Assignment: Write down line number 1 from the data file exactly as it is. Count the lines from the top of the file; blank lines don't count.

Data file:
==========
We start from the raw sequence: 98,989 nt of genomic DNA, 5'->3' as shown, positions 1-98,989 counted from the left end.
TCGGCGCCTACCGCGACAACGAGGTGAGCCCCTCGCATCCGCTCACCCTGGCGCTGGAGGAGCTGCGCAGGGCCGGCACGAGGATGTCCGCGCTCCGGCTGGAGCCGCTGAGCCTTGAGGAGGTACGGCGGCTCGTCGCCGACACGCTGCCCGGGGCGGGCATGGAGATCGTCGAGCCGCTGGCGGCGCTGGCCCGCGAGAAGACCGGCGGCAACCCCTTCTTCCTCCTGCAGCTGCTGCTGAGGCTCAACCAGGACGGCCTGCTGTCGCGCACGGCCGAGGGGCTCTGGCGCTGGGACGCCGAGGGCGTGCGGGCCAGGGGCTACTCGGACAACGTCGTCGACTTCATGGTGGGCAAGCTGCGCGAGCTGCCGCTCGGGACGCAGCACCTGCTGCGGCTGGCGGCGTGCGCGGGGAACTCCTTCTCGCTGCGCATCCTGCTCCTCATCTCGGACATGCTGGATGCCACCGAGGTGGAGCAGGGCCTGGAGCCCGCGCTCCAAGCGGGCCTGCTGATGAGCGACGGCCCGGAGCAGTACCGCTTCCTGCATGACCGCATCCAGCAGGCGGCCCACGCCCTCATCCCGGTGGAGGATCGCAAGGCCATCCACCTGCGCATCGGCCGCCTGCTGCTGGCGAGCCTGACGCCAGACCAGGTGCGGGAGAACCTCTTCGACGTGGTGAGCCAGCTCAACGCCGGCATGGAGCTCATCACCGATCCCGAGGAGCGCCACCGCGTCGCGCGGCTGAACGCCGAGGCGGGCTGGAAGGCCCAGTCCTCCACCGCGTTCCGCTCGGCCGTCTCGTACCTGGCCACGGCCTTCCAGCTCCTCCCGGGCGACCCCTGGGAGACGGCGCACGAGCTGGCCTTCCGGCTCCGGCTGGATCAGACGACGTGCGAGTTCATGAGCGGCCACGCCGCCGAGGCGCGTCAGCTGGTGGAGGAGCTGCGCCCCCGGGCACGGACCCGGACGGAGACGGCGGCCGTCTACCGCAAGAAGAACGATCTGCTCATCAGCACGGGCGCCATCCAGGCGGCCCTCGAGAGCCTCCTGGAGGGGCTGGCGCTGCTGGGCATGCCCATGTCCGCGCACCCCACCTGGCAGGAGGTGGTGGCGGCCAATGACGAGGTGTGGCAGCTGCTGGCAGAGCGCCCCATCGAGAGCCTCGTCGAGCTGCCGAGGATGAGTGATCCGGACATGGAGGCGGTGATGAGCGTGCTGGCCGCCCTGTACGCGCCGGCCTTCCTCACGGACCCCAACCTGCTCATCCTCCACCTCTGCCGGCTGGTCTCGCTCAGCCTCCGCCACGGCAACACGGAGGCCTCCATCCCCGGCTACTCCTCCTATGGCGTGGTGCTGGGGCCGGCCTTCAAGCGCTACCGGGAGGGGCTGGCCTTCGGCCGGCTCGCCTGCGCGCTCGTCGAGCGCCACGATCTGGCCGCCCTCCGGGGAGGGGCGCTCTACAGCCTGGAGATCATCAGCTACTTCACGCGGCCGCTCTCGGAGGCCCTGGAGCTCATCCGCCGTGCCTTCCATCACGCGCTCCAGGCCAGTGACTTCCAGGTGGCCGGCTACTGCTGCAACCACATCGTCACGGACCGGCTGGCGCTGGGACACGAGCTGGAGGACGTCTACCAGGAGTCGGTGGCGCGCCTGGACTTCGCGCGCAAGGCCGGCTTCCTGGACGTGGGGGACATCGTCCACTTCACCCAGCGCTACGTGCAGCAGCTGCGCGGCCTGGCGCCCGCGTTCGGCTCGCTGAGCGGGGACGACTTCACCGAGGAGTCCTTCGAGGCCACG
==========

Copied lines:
We start from the raw sequence: 98,989 nt of genomic DNA, 5'->3' as shown, positions 1-98,989 counted from the left end.